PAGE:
Second, the BoJ has been responsible, along with America's Federal Reserve and the European Central Bank, for an exceptionally long period of unusually accommodative monetary policy. The other two have already begun to tighten. If policy becomes still tighter all round, it is hard to see global bond yields staying at their recent low levels (see chart). And third, investors might ask whether it is worth hunting out high-yielding assets in emerging markets and leveraged credit markets, if they can get attractive returns in safer places.

Such thoughts may already be permeating global bond markets, where yields on ten-year American Treasuries, German bunds and Japanese government bonds have risen in recent weeks. Further rises could be unsettling in a global economy where consumers, governments and many buy-out firms are leveraged to the gills. The BoJ is unlikely to be overly troubled by the interests of those bloated borrowers. Which is why they should be watching the bank's every move.
the amount of capital borrowed in japan and tied up in these trades is not definitely known -- but is almost surely constitutes a significant part of the most massive fiscal and monetary imbalances in the history of western capital markets. literally trillions have been borrowed to take advantage of the disparate returns between nations and markets as the american federal reserve held rates too low for too long over the last few years in the aftermath of the 2000-2002 nasdaq crash.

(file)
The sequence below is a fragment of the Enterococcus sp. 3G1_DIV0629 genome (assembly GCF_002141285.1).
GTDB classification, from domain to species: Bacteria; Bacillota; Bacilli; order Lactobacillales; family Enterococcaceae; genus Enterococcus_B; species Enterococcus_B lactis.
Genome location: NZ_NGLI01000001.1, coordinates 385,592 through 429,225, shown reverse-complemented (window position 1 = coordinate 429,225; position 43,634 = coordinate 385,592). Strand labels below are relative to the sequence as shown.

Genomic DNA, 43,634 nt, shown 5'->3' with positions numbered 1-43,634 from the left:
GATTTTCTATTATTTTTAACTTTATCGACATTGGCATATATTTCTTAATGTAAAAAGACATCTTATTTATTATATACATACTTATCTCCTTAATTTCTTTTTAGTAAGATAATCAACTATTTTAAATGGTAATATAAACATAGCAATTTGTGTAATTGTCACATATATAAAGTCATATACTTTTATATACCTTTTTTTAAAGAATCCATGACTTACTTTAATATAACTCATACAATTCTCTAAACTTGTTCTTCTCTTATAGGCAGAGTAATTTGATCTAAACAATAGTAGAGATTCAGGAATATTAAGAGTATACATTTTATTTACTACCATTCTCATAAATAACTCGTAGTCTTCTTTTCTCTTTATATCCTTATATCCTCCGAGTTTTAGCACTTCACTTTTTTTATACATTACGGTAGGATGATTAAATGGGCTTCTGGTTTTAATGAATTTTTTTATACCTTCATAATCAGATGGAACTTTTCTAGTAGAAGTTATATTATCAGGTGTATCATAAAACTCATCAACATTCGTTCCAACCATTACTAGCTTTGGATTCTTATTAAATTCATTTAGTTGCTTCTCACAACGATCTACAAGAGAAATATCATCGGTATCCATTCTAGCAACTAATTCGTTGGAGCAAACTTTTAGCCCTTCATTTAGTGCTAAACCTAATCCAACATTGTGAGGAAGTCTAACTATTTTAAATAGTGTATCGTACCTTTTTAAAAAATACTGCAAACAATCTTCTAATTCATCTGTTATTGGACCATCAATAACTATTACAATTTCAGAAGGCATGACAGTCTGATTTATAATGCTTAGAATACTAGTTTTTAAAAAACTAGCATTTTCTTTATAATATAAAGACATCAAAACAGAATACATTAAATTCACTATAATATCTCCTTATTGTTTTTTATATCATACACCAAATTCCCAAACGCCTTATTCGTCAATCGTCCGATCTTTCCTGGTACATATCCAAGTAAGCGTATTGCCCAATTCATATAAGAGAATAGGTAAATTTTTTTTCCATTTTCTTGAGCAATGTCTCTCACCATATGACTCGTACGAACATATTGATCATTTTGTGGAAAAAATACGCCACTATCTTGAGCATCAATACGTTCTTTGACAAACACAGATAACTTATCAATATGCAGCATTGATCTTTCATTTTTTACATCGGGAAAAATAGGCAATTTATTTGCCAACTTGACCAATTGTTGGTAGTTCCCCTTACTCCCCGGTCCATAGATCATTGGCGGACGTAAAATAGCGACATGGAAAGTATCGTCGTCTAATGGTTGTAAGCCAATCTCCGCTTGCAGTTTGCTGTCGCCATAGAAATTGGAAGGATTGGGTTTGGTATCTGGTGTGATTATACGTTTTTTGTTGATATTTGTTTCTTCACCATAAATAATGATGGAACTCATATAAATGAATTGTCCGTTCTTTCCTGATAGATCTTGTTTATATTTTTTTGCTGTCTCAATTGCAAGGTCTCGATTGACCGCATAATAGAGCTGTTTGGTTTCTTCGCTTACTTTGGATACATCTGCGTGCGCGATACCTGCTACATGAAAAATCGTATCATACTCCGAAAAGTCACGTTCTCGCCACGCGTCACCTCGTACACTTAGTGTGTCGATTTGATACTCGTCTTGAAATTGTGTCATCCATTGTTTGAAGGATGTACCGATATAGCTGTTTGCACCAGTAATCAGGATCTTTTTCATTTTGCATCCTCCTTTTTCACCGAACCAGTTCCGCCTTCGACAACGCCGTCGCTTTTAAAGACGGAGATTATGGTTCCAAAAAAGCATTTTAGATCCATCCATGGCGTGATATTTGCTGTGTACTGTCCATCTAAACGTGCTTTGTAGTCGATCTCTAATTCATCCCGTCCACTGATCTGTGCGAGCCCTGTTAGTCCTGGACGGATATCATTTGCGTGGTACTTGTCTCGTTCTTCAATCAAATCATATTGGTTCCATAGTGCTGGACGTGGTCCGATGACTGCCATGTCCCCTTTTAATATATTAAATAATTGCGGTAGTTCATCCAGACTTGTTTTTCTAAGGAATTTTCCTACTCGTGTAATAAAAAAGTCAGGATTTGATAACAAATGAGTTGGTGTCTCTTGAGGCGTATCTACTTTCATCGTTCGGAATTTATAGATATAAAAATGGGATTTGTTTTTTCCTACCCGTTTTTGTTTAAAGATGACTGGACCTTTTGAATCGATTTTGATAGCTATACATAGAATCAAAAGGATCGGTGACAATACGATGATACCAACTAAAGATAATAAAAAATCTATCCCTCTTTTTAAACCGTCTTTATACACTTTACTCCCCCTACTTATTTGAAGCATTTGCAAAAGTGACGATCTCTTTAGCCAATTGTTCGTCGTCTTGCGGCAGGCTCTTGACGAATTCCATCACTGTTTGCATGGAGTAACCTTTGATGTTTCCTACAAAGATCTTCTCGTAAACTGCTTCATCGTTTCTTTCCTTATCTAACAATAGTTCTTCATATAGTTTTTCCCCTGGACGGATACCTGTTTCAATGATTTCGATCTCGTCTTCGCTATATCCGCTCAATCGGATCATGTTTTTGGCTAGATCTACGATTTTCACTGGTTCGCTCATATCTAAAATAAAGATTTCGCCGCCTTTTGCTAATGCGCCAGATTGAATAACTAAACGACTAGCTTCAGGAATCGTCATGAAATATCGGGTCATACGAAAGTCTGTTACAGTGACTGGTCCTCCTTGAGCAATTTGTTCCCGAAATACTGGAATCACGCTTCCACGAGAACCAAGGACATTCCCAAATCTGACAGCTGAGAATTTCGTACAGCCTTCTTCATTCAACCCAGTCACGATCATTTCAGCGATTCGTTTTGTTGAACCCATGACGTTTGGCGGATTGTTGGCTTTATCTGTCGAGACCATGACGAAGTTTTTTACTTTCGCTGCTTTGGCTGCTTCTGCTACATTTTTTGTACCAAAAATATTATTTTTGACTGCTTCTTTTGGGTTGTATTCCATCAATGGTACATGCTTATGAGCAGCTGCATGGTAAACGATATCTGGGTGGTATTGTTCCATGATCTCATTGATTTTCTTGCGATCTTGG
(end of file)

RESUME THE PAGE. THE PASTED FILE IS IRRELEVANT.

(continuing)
to note that the united states is also one of the great beneficiaries of the carry trade is to note that it too is vulnerable to financial shocks of a like kind. america is deeply dependent on the gargantuan and continuous inflow of foreign capital, as demonstrated by its truly staggering current account deficit. while much of that capital has been the investment of chinese and japanese central banks in currency manipulation, some of it is certainly hot money borrowed in japan that will be removed as japanese rates rise and yen liquidity declines. once such unwinding of the carry trade is begun, the potential consequences in an environment of trillion-dollar deficits are nothing short of earth-shaking -- and can quickly take on a life and mind of its own by the force of unintended consequences.


Are you the reason why gold has gotten so expensive recently?


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i sometimes wish i could say i was that consequential, mr mk, but i am not. :)

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Thursday, April 06, 2006


war approaches again

war with iran is growing closer, notes andrew sullivan, as iran is referred to the united nations security council.

Key players in the Bush administration think a military confrontation with Iran is unavoidable, leading to stepped up military planning for such a prospect, according to several experts and recently departed senior government officials.

Some of these observers stressed that military strikes against Iran are not imminent and speculated that the escalated war chatter could be a deliberate ploy to ratchet up diplomatic pressure on Tehran to abandon its nuclear ambitions. Still, they made clear, the tone in Washington has changed drastically.

"In recent months I have grown increasingly concerned that the administration has been giving thought to a heavy dose of air strikes against Iran's nuclear sector without giving enough weight to the possible ramifications of such action," said Wayne White, a former deputy director at the State Department's Bureau of Intelligence and Research. White, who worked in the bureau's Office of Analysis for the Near East and South Asia, left government in early 2005 and is now an adjunct scholar at the Middle East Institute.